Goodyear says their tires are designed for safe driving at all elevations when inflated to sidewall maximum at sea level also.
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Old 08-30-2010, 07:11 PM   #11
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Quote:
I have read if you have a sleep by # bed in your motorhome you should decrease the air pressure before you drive mountain passes. Is this a myth??
Yes, that is a myth. When I asked Sleep Number they told me not to worry about it ...that there are valves that prevent the bed from being damaged if there should be enough pressure change to be a problem. We have traveled from below sea level to 18,000 or higher and have never changed the pressure until we tuck in for the night and have to let some air out, or add some, depending on where we are that night from where we were the night before.
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Old 08-30-2010, 07:45 PM   #12
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Quote:
Originally Posted by AFChap View Post
...We have traveled from below sea level to 18,000 or higher...
Can you tell us where you achieved 18,000++ft with your Sleep Number bed??? I am exceedingly curious....
  • Highest sort-of-paved-road in the USA is Mount Evans Byway in CO at 14,200ft
  • Highest genuine paved road in the USA is Trail Ridge in RMNP in CO at 12,100ft
  • Highest "paved road" in world is debated depending on definition of "paved road" but the Ticlio Pass in the Peruvian Andes (~16,000ft) and the Karakoram Highway in China (~16,000) are generally accepted.
  • Lowest road in USA is Death Valley Bad Water Basin at -280ft.
Don't worry about your SelectComfort bed popping due to altitude, but it is NO myth that your Sleep Number will be meaningfully different at sea level than it is at 10,000ft.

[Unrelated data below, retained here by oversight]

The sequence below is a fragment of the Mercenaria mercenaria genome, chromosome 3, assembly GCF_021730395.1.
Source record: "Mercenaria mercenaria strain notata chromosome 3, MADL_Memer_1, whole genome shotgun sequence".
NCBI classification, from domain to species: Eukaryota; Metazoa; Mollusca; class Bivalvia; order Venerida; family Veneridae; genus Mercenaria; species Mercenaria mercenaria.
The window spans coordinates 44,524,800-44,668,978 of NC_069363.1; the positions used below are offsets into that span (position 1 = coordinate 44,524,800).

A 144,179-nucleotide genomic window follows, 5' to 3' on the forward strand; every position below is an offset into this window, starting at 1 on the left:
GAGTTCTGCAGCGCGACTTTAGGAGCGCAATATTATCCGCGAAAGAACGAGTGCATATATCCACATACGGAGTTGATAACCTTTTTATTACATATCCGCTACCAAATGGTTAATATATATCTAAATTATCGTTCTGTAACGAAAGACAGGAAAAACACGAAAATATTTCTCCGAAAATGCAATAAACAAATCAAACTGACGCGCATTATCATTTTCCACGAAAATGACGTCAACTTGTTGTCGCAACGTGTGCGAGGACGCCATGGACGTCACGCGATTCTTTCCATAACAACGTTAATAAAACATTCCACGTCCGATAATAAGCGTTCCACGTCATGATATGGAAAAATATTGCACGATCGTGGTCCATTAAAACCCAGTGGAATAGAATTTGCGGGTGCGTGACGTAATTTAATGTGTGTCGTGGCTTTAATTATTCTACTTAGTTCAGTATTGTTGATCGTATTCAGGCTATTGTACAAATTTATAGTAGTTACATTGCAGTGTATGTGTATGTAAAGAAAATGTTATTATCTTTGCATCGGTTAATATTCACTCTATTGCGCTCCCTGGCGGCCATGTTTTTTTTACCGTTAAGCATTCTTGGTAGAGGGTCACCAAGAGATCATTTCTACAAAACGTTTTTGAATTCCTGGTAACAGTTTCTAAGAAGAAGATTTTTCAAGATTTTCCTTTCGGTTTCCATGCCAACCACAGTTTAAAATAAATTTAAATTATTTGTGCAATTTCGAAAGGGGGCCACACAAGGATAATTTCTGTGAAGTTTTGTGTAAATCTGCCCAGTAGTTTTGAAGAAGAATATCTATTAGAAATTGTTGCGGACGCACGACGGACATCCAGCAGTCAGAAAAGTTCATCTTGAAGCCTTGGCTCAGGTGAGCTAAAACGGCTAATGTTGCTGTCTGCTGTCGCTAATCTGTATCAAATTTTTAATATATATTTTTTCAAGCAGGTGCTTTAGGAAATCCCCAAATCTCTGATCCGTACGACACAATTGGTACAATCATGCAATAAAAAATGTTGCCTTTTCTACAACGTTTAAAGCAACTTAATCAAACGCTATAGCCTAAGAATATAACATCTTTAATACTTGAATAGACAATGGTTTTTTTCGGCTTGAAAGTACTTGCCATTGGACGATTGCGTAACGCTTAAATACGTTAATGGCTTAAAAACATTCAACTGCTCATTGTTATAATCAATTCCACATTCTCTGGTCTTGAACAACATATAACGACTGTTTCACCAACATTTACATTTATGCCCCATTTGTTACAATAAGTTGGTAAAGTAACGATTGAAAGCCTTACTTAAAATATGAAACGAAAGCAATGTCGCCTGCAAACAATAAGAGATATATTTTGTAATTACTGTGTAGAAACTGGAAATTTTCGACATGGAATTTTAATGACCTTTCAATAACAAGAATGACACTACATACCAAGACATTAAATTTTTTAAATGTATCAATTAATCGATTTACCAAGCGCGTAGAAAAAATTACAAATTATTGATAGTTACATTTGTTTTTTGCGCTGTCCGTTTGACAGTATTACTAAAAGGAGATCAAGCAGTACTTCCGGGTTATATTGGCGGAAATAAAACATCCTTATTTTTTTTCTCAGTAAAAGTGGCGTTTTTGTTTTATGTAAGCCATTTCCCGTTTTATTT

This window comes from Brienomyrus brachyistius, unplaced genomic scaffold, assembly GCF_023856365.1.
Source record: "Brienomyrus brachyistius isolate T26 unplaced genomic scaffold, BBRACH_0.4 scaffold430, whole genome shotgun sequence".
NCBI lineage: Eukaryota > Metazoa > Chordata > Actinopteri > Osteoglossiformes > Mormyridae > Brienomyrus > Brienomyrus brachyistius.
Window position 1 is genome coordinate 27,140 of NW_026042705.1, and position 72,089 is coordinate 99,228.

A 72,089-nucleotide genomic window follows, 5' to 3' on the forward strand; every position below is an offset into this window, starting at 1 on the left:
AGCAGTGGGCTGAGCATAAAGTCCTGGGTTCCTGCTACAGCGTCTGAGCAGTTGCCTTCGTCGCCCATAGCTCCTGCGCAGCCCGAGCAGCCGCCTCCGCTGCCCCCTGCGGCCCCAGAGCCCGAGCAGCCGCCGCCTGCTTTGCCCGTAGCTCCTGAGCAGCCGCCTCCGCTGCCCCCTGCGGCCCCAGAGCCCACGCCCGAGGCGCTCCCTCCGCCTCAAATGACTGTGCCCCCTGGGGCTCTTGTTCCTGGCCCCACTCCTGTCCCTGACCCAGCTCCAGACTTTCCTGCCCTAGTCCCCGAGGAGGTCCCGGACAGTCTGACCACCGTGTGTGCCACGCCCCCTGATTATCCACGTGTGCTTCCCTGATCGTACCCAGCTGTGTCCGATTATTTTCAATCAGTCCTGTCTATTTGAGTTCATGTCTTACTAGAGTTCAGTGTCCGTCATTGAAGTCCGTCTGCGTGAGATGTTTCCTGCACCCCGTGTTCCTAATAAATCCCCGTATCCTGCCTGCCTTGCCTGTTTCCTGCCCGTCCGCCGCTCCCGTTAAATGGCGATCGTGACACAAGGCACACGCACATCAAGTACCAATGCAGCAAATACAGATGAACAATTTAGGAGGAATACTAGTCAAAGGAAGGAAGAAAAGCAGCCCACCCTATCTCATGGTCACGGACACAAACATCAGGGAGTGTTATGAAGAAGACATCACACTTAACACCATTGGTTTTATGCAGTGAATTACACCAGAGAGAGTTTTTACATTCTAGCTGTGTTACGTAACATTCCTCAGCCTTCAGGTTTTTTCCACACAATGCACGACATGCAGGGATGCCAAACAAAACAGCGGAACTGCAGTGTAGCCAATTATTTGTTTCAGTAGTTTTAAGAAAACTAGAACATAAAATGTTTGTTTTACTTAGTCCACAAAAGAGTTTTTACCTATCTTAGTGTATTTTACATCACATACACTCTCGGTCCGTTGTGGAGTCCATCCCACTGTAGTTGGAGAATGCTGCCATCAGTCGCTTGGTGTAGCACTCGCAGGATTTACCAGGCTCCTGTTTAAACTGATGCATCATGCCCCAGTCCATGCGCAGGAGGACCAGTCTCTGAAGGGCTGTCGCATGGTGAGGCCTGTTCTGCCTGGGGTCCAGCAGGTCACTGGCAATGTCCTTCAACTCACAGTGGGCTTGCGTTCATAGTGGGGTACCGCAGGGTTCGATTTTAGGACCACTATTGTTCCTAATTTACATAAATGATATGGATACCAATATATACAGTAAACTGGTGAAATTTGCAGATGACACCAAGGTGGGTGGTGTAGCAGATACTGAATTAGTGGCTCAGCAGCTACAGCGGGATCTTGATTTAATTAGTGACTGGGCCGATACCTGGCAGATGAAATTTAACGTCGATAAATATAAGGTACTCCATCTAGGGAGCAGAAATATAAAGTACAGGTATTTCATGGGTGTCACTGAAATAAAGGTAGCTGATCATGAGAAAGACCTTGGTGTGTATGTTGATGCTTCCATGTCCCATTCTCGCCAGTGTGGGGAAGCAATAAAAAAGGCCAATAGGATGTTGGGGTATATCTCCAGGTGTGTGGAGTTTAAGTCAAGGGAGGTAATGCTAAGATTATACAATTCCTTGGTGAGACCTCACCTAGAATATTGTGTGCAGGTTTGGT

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Do not change tire pressure at ... temperature changes...
This is absolute BUNK! If you depart sunny Florida at 90F (average) and travel to the frigid Rocky Mountains at 20F (average) you ABSOLUTELY WILL NEED to adjust tire pressure as you'll be meaningfully low (and meaningfully high going the other way).

Tire manufacturer inflation tables give COLD tire pressure which means UNDRIVEN AT THE AMBIENT outdoor temp for the location. Do not get all weird and adjust it for daily temp swings, the tire manufacturers already take that into account.
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Old 08-30-2010, 08:09 PM   #13
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I forgot to include this: Just before we left on our 6 week trip I bought a TST TPMS. I monitored it quite often while driving from our house (738' above sea level) to Calgary, AB then down the West side of Glacier to Yellowstone NP, Custer, SD, then back to IN. I never adjusted tire pressure, just watched it. Set point was 80 psi-sidewall maximum, some mornings psi was 82, some it was 76, depending on outside temperature and altitude. Both 82 and 76 are within the allowable differential. Got a nail in a tire near Great Falls, MT. When I took it to a tire shop for repair , they set psi at 74, saying it was an allowance for pressure increase???? These guys are supposed to know stuff_right
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Old 08-30-2010, 08:41 PM   #14
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Quote:
where you achieved 18,000++ft
You are right ...I was thinking 12,000. And even that looks like a bit of a stretch if your quotes are all inclusive. I believe NE Yellowstone NP last year was a little under 9,000. Monarch Pass in Colorado is between 11,000 and 12,000. Loveland Pass is closer to 12k. I guess if I want to go higher I'll have to take the MH up Pikes Peak or maybe Mt Ranier ...are there MH style roads up them?? ...somehow I doubt it... whatever ...we have driven the Sleep Number bed pretty much as high as you could in a motorhome and never had a problem not letting air out of it before going upward...